Dunkin' Donuts Is Getting Rid Of Its Styrofoam Cups — Here's What The New Ones Look Like

America may run on Dunkin', but Dunkin', among many other brands, has been running on some pretty unsustainable packaging. Thankfully, if all goes according to plan this won't be the case in the foreseeable future.

Dunkin' Donuts has announced plans to eliminate styrofoam cups, beginning spring of this year, with use completely ceasing by 2020, according to a press release on Feb. 8. The recognizable polystyrene coffee cups currently used by most locations in the US to serve hot beverages will be replaced with double-walled paperboard cups available in four sizes, paired with a re-closable lid. Paperboard cups are already used by most of the store's international locations.

According to Dunkin' Donuts' press release, the decision is reportedly part of a company-wide shift to more environmentally-mindful business practices; including a goal of having 80 percent of its packaging certified to the Sustainable Forestry Initiative's standard of renewable packaging. Other future objectives include complete elimination of artificial dyes from products, building energy-efficient storefronts, and an eventual partnership with the Rainforest Alliance to source coffee beans.

This is not the company's first attempt to forgo the foam. According to the Dunkin' Donuts' 2012 Corporate and Social Responsibility report, aspirations to find a renewable alternative to the iconic foam cup had hoped to be revealed within three years of the report's release. Unforeseen barriers regarding customers' reception to new lids may have delayed the process, suggested an email a Dunkin' Donuts spokesperson sent to HuffPost.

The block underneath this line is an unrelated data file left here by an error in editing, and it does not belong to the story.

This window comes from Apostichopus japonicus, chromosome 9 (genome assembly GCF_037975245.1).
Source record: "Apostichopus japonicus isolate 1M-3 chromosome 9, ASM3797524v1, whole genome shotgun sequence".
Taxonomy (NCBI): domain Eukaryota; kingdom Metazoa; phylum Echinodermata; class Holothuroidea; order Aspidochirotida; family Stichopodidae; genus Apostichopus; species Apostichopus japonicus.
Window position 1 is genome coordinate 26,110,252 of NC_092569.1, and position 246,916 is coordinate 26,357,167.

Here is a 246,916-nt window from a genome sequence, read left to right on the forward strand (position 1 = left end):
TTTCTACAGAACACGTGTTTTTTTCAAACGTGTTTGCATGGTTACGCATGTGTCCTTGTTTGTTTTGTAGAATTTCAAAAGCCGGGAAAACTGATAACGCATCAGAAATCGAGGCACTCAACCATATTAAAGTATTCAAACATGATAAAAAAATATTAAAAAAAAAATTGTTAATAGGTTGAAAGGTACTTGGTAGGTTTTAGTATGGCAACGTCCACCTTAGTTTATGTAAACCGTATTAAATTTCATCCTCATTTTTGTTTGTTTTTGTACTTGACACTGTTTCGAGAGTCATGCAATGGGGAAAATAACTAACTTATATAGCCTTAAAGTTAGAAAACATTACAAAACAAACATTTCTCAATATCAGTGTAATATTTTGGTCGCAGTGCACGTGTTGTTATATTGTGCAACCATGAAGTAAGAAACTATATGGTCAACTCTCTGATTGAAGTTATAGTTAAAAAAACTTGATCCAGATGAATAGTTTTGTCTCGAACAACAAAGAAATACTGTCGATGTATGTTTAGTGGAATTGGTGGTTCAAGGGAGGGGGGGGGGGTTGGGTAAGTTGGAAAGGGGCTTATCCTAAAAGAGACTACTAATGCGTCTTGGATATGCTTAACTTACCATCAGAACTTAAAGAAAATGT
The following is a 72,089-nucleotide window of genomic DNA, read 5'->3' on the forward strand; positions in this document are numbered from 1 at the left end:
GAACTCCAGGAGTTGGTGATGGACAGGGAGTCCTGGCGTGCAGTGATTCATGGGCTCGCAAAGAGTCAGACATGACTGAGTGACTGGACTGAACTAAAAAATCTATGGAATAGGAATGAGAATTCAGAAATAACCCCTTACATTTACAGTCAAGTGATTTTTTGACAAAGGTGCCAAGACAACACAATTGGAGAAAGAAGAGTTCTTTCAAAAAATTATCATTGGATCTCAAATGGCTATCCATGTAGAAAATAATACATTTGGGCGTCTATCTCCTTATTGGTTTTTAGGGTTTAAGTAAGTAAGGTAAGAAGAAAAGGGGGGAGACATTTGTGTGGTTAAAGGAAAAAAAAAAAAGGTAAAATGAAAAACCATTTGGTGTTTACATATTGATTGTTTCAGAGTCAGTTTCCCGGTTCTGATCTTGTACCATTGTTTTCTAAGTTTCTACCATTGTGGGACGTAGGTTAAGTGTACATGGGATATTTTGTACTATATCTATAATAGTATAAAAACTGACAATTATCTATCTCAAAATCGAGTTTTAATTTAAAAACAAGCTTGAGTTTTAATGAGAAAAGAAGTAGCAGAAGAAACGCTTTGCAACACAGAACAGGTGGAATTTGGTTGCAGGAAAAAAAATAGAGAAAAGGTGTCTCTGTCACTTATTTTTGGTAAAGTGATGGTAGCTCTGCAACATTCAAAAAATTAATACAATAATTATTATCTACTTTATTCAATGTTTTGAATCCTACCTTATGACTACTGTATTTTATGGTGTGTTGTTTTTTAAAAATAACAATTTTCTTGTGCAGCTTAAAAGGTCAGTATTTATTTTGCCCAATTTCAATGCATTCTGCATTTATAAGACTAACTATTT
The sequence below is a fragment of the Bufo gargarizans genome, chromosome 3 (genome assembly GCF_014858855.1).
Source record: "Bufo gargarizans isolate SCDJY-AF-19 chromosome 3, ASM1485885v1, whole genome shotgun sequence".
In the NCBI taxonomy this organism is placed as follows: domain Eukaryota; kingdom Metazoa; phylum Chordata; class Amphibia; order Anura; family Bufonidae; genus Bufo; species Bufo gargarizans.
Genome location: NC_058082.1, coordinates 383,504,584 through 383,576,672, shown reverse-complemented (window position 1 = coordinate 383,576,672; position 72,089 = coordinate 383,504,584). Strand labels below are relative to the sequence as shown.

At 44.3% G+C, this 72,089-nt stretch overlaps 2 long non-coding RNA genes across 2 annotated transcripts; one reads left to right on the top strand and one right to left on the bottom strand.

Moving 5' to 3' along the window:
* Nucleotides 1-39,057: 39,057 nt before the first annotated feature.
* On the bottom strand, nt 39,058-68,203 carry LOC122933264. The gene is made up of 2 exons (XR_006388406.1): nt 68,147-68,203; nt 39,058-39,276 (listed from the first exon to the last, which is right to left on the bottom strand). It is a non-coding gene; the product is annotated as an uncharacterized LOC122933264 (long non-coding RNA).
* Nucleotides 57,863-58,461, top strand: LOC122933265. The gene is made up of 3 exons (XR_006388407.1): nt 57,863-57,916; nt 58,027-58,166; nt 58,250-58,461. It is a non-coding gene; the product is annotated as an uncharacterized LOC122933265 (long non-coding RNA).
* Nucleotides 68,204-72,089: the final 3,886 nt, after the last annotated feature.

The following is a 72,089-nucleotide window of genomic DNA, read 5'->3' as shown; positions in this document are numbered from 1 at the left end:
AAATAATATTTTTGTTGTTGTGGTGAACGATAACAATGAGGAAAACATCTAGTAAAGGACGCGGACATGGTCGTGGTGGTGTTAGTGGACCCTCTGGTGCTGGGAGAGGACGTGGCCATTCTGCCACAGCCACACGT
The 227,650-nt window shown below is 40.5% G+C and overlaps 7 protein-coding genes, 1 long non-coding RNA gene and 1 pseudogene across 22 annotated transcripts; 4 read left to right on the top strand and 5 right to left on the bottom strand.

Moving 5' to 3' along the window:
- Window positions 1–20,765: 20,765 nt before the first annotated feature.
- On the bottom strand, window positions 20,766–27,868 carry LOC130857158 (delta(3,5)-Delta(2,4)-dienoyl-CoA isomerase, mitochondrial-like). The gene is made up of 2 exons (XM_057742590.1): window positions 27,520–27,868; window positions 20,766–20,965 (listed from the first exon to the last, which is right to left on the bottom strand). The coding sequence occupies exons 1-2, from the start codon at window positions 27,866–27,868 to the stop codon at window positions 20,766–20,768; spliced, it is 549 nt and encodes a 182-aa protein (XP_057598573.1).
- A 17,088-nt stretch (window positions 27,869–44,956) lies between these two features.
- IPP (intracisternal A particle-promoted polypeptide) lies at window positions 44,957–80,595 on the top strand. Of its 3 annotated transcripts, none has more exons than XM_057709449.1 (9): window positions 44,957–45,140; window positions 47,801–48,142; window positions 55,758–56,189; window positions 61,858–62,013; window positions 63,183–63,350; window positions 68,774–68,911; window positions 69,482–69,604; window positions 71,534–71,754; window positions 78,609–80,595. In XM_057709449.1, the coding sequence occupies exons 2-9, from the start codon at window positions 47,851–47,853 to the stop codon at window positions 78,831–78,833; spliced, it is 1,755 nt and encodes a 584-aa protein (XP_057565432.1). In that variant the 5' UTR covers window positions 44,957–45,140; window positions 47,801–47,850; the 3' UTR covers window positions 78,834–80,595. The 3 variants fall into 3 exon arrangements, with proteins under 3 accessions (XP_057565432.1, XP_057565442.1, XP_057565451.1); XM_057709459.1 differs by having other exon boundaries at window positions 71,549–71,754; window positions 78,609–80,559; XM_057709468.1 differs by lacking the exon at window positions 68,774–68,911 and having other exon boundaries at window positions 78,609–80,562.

Dunkin' Donuts also shared in their press release what the new cups will look like.

Dunkin' Donuts has been spent more than a decade seeking new, more environmentally-conscious ways to sell its products, according to the press release. Beginning in 2005, the company has used a coffee cup carrier composed exclusively of recycled materials. In 2009 they further incorporated recycled paper materials into items like napkins and the iconic Box O' Joe, and in the last four years alone the company has made strides in terms of reducing the amount of waste produced. Most notably, by the end of this coming summer Dunkin' will have completely transitioned from an older version of cold beverage lids to those made with recyclable polypropylene.

It is a well-established fact that plastic products make up a significant amount of the waste found in landfills. This proportion is thought to be as high as 30 percent of all waste that ends up in the areas. But, styrofoam also poses a significant risk to the country's waterways. According to a 2009 report by environmental advocacy group Clean Water Action, polystyrene was found to be the most prevalent form of beach debris littered along forty three sites in Orange County. It photodegrades, meaning it breaks down through exposure to light, but never fully disappears (as opposed to biodegradation, in which living organisms consume excess material in the environment). When this occurs in marine environments, the minuscule pieces of plastic material can be mistaken as food by animals, resulting in injury and death.

Plus, it's not exclusively animals consuming it.

According to the International Agency for Research on Cancer, as well as the National Toxicology Program, recent research suggests the material could be carcinogenic (cancer-causing). The USDA advises against heating foam containers — like, you know, with scalding hot coffee — as chemicals in plastic to be absorbed by whatever food product it is holding. It is for this reason a number of areas around the country, including Washington, DC and many of its surrounding suburbs, have banned the material, according to the Baltimore Sun.

With other fast food companies making similar changes (McDonald's announced last month an effort to switch to entirely sustainable packaging by 2025), it will be interesting to see whether these changes result in observable progress when it comes to pollution over the next few decades. Dunkin' Donuts is making a step in the right direction — hopefully their loyal customer base will be on board with it, too.